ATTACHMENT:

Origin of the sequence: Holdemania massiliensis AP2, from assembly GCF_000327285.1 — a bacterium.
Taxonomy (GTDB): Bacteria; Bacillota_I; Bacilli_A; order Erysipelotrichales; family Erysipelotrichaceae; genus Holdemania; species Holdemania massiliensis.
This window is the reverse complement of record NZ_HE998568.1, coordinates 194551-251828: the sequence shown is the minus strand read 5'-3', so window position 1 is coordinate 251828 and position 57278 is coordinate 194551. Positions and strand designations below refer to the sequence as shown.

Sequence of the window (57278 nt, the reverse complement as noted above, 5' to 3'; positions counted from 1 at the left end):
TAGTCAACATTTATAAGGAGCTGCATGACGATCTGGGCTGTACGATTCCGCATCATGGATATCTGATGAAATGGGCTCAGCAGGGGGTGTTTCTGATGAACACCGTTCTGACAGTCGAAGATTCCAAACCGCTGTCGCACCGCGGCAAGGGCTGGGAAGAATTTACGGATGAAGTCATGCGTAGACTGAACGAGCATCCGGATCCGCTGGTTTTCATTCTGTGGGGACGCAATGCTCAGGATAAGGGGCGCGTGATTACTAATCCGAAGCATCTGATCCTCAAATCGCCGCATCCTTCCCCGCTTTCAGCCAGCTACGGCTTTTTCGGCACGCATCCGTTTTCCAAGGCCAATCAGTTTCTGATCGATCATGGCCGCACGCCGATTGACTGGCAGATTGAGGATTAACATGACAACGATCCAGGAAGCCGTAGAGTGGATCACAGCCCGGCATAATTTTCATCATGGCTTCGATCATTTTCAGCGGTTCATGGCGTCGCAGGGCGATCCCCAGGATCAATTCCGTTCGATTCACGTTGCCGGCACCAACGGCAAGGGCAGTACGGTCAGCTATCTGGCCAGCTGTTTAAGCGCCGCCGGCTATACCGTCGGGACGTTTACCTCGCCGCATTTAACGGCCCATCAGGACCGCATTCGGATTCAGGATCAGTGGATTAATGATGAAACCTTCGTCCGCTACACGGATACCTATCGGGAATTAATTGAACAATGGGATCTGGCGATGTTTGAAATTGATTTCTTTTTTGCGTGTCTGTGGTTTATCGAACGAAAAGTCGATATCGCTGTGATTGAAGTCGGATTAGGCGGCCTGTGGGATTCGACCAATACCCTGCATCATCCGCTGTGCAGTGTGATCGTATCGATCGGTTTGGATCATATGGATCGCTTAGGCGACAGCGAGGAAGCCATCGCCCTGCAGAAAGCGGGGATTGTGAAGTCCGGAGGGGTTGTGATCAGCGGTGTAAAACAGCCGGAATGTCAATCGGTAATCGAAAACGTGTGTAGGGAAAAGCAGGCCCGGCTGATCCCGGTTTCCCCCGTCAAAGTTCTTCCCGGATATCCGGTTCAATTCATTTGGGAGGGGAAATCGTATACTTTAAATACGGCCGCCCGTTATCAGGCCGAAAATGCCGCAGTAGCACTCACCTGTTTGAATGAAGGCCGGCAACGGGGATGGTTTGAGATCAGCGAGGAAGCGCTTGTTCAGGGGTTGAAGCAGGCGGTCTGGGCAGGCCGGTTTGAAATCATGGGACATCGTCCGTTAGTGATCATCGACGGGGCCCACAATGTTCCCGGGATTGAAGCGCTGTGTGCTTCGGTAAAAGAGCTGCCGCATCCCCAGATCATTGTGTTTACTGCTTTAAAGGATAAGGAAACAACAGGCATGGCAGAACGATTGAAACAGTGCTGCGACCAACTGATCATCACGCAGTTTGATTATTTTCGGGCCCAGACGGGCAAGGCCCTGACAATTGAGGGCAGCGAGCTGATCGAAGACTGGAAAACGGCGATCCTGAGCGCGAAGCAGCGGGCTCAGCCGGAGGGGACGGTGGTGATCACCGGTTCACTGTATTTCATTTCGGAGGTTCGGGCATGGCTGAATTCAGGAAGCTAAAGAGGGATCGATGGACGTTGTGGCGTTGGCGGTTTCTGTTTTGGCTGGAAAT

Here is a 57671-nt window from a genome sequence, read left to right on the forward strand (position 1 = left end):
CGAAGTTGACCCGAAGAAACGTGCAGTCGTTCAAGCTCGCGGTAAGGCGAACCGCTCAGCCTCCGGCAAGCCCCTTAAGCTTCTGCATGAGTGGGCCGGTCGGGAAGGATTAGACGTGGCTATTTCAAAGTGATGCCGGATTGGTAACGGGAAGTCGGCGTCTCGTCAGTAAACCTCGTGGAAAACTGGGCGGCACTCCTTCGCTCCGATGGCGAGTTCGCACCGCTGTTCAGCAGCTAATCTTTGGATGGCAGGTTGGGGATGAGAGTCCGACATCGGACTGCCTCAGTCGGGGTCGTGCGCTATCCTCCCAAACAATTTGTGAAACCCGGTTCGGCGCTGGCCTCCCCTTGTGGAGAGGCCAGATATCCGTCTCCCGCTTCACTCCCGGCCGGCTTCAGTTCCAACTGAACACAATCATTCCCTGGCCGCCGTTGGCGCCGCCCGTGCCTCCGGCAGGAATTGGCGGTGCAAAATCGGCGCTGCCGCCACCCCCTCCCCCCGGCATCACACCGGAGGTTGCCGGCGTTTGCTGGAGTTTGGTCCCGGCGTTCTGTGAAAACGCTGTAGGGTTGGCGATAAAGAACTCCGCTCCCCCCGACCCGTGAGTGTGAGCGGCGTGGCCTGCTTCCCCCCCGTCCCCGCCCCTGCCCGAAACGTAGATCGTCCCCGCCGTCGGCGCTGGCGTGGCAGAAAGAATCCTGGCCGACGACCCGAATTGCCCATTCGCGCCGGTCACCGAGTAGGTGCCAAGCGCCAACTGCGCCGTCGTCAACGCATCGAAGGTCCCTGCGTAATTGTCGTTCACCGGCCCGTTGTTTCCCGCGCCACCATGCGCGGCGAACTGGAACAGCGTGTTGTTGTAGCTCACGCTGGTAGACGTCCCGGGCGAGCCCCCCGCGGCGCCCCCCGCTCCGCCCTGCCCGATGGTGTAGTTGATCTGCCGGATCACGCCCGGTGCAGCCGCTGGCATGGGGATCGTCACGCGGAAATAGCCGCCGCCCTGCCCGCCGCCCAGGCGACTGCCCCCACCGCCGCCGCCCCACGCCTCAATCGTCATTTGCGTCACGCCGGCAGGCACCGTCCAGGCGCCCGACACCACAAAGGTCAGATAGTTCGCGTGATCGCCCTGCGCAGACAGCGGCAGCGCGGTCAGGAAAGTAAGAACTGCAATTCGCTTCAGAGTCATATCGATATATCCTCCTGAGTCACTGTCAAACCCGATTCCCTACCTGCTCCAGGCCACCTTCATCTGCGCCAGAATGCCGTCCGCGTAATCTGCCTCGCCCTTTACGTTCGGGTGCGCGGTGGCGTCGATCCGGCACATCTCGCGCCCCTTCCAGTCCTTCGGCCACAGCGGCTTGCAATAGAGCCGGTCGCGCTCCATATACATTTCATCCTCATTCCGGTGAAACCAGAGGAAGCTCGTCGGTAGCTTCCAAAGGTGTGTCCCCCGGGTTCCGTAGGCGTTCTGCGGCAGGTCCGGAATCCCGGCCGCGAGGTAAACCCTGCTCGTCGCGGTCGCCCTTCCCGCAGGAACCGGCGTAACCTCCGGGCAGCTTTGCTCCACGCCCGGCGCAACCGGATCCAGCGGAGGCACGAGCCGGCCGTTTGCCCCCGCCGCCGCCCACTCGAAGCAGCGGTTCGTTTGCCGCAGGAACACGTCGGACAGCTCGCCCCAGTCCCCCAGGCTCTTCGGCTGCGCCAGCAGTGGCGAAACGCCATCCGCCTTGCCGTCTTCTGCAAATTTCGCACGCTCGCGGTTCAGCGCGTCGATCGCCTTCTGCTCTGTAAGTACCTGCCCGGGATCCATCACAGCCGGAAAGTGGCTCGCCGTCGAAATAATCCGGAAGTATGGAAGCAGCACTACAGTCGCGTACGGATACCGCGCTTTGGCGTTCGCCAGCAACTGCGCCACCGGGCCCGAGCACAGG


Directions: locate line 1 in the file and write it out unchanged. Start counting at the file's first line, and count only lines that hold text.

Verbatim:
Origin of the sequence: Holdemania massiliensis AP2, from assembly GCF_000327285.1 — a bacterium.